• securities issued by companies incorporated in India or a foreign jurisdiction;
  • securities listed in an IFSC;
  • securities issued by companies incorporated in an IFSC; and
  • other permissible investments as per AIF Regulations.

Any entity set up in an IFSC is treated as a non-resident under the Indian exchange control regulations. A Category III IFSC AIF proposing to invest in Indian (onshore) exchanges is considered at par with an offshore fund and hence is required to obtain registration under the relevant SEBI Foreign Portfolio Investors (FPI) regulations to invest in India.

New tax framework for Cat III AIFs in IFSC
The GOI has taken various measures to operationalise the IFSC and has provided various incentives to units set up in the IFSC. In this context, GOI has recently introduced path-breaking changes in the Indian tax regime.

The recent amendments mentioned below, provide for the manner of taxation of Category III IFSC AIFs as well as its investors and bring the tax rates at par with those applicable to an offshore fund investing in India under the FPI route.

Exemption to Category III IFSC AIFs and its investors:
Until now, the exemption was limited to income from the transfer of specified securities listed on a stock exchange located in IFSC. The amendment expands the scope of this exemption to include the following:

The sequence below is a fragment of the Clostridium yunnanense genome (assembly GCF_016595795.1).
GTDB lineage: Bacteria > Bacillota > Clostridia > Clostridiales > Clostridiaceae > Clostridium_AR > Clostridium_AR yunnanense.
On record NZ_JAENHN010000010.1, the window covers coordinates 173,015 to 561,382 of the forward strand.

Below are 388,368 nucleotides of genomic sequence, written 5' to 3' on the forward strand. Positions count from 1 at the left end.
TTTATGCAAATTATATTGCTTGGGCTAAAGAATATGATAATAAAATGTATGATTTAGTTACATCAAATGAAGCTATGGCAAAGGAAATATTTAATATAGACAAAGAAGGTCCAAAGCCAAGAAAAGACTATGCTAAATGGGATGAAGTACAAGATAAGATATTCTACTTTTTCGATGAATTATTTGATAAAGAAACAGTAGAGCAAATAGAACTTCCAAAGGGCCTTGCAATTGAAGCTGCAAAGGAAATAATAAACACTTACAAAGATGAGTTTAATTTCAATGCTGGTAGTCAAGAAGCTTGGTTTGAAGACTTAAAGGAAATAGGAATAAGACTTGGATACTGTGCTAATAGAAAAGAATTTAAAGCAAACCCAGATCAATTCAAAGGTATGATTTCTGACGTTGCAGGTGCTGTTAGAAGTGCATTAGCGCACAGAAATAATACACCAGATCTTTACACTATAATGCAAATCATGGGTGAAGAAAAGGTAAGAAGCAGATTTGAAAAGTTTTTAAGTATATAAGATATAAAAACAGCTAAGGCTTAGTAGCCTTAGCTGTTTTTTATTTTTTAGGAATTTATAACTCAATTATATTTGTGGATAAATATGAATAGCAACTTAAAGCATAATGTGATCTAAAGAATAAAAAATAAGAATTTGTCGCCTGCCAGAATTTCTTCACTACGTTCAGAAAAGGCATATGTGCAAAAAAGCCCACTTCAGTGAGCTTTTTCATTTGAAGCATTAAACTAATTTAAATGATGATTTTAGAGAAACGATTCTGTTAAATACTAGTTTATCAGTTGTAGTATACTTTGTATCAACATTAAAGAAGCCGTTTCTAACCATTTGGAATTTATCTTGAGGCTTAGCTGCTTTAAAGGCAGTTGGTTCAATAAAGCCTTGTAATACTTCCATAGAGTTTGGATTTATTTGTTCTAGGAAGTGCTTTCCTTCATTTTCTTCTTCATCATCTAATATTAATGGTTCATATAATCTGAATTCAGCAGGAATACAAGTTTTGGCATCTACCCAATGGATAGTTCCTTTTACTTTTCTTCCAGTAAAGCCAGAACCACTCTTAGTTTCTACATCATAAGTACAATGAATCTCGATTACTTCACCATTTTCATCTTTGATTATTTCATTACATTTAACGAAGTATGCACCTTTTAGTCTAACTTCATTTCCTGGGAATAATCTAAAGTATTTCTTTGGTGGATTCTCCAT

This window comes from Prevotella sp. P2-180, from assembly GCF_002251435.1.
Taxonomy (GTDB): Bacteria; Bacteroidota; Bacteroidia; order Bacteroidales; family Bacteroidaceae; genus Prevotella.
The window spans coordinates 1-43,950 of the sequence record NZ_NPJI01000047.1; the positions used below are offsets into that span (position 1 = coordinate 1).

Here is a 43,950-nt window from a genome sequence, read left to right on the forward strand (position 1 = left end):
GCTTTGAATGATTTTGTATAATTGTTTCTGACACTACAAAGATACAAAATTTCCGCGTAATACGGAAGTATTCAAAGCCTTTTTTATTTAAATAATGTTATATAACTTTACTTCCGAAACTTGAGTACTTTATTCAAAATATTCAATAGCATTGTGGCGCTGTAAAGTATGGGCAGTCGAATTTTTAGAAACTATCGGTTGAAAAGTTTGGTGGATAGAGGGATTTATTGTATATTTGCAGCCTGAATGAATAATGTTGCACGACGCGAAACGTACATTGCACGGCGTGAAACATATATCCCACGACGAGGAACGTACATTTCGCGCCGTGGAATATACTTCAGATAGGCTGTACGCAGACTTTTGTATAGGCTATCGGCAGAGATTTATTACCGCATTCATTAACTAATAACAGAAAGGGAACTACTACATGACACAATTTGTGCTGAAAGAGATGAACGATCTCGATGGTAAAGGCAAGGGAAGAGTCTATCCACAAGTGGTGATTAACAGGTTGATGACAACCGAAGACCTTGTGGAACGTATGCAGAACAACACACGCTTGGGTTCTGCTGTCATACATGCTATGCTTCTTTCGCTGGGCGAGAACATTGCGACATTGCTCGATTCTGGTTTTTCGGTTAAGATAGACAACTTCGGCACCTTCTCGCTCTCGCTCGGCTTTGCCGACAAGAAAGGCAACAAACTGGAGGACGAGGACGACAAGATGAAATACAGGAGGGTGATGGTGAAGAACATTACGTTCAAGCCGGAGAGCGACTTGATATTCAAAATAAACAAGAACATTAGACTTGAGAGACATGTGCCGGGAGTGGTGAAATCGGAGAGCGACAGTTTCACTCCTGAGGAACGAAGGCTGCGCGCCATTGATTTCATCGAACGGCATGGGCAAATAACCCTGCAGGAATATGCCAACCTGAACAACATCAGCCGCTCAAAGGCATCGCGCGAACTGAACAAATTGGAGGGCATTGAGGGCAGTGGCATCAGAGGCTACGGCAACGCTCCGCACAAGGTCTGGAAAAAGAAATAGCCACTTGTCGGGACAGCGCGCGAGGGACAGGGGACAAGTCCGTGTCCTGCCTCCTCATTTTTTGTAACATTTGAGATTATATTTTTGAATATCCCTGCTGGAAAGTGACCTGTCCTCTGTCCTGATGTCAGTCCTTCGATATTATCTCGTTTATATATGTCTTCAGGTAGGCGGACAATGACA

• Transfer of Indian securities (other than shares of an Indian company). i.e. transfer of debt securities or derivatives instruments issued by Indian companies that are listed on Indian stock exchanges.
  • Any income from securities issued by a non-resident (not having a permanent establishment in India) and where such income otherwise does not accrue or arise in India.
  • Any income from a securitisation trust under the heading “profits and gains from business and profession.”
  • Transfer of offshore securities traded in IFSC exchanges.

These changes not only seek to bring Category III IFSC AIFs at par with FPIs, but also provide certain additional incentives for investing through IFSC. For example, while capital gains earned by FPIs on the transfer of debt securities or derivatives issued by Indian companies are subject to tax in India, such income has now been made exempt from tax in the case of Category III IFSC AIFs. Also, Category III IFSC AIFs have been exempted from the alternate minimum tax. These incentives are provided in respect to income attributable to units held in AIFs by non-residents.

Further, any income accruing or arising to or received by unit holders from Category III IFSC AIF or on transfer of units in Category III IFSC AIFs are exempted from tax. Accordingly, any distributions made by Category III IFSC AIFs to its unit holders would not be subject to withholding tax in India.

Below we compare the applicable taxes and other applicable provisions of Category III IFSC AIFs vis-à-vis FPIs investing directly into India.



Category III IFSC AIFs


Treaty benefits

Not relevant / needed


Multilateral Instrument (MLI)

Not relevant

Needs to be satisfied

Indian General Anti-avoidance rules (GAAR)

Should not apply

Needs to be satisfied

Capital gains on shares of Indian company listed on Indian stock exchanges

Long term

Short term









Capital gains on debt/ derivatives/ Mutual fund units


30% / Exempt under treaty



# 7.5% / 10% / 15% / 20%



#10% / 15% / 20%